250 Bnei Menashe immigrate from India to Israel

Descendants of one of the lost tribes of Israel arrived in Tel Aviv at 2.45am this morning 


Two hundred and fifty members of India’s Bnei Menashe tribe immigrated to Israel last night, arriving at around 2.45am local time. 

Members of one of the so-called lost tribes arrived in Tel Aviv-Yafo Airport from New Delhi. According to the Jerusalem Post, they will now have to quarantine and adjust to their new home, before moving to Nof Hagalil in northern Israel. 

The Bnei Menashe – or “sons of Manasseh” – claim to be descended from Jews exiled from the Assyrian Empire over 2,700 years ago. They eventually settled on the border between what is now India, Bangladesh and Myanmar. 

The Chief Rabbinate of Israel historically did not consider the Bnei Menashe to be Jewish. But in March 2005, Chief Sephardi Rabbi Shlomo Amar recognised them as being descended from one of the sons of Joseph. 

The move was spearheaded by Penina Tamano-Shatta, minister of Aliyah and Absorption, in association with non-profit Shavei Israel.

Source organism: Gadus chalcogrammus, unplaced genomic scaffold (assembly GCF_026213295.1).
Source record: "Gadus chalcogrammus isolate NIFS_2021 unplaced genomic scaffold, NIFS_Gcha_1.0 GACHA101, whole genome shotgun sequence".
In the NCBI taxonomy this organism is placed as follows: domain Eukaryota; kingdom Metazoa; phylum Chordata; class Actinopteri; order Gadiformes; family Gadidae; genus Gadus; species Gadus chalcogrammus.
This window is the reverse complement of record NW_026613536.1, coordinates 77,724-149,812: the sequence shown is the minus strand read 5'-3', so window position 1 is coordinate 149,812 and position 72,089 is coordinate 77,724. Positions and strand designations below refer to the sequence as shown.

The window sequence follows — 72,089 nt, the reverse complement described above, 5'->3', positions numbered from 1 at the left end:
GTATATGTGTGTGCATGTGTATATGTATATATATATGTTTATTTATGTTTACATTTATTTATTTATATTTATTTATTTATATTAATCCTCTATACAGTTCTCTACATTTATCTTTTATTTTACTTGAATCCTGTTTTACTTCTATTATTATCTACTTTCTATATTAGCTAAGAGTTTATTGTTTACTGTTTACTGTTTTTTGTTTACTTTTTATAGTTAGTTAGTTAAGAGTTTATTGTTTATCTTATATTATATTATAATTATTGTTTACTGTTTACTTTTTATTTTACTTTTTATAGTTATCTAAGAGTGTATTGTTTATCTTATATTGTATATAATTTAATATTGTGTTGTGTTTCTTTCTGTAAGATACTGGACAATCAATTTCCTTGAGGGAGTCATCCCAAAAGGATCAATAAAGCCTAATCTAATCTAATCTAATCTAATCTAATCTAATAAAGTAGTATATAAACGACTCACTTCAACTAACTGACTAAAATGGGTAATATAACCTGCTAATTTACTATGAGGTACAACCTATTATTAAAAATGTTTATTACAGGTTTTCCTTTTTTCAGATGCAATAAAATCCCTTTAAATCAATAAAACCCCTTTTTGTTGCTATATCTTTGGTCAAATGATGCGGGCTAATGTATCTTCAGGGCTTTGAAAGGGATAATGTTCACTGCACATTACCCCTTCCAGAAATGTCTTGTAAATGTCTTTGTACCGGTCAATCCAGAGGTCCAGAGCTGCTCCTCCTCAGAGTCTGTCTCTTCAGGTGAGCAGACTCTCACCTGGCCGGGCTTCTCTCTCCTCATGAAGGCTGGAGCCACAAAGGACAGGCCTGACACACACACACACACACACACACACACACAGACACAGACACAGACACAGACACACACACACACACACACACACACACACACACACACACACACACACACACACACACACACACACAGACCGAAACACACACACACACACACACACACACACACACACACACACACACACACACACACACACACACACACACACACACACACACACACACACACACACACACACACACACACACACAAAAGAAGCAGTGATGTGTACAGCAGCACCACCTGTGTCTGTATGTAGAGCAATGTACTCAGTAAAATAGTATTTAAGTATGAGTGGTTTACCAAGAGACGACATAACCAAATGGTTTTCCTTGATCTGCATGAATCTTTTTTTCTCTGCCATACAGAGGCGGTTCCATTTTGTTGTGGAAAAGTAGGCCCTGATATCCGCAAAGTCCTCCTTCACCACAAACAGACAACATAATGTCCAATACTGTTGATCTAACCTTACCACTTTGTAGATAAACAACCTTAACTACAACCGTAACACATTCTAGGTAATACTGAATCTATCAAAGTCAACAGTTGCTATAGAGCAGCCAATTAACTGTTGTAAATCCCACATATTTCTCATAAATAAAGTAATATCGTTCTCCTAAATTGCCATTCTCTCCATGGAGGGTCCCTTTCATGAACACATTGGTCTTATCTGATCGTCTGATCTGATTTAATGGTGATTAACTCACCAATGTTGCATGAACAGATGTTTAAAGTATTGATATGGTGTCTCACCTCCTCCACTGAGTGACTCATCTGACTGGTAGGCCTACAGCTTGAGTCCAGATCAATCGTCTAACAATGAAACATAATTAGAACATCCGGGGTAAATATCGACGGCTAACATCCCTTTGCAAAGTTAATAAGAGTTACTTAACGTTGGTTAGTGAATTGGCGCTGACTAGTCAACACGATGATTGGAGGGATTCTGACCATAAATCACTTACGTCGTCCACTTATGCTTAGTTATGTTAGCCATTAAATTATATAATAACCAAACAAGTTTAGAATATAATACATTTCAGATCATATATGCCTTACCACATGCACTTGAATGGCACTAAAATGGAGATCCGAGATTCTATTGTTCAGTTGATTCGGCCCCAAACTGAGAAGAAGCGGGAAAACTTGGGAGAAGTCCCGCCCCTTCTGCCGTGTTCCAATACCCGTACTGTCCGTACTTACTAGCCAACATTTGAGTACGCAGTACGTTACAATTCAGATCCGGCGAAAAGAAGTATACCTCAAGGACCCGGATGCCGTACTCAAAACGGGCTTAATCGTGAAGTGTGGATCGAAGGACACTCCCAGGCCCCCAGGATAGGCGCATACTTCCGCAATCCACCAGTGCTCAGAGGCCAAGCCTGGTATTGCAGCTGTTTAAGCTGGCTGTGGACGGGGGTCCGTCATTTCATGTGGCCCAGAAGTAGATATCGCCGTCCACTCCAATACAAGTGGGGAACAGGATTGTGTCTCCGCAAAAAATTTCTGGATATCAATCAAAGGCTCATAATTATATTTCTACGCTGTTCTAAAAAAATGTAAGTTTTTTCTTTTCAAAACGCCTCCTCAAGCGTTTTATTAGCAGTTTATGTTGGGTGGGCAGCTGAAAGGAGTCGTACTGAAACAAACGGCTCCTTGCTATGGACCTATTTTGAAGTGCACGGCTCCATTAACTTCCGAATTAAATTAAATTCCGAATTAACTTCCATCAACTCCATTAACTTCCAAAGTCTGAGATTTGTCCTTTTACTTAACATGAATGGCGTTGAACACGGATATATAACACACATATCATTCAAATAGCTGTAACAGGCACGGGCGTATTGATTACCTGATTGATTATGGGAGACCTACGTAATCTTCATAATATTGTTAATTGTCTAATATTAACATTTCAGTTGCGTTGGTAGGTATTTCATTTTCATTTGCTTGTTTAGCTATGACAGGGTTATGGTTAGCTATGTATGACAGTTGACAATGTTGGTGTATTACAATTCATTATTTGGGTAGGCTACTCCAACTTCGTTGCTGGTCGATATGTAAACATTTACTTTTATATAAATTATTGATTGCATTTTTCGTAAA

Israel National News reported the MK as stating that she was “delighted” to have brought them to Israel as the Bnei Menashe were a community “close to my heart.” 

Ms Tamano-Shatta continued: “I will continue to act on behalf of the Bnei Menashe community to ensure and expedite the aliyah of the remaining members of the community in India.  

“We are blessed to see their arrival to Israel during the festival of Chanukah – this is a tremendous source of light for us all.” 

Despite practising Jewish ritual and tradition, the Bnei Menashe will still have to undergo a conversion process upon arrival to be seen as Jewish in the eyes of the state. 

Share via

Want more from the JC?

To continue reading, we just need a few details...

Want more from
the JC?

To continue reading, we just
need a few details...

Get the best news and views from across the Jewish world Get subscriber-only offers from our partners Subscribe to get access to our e-paper and archive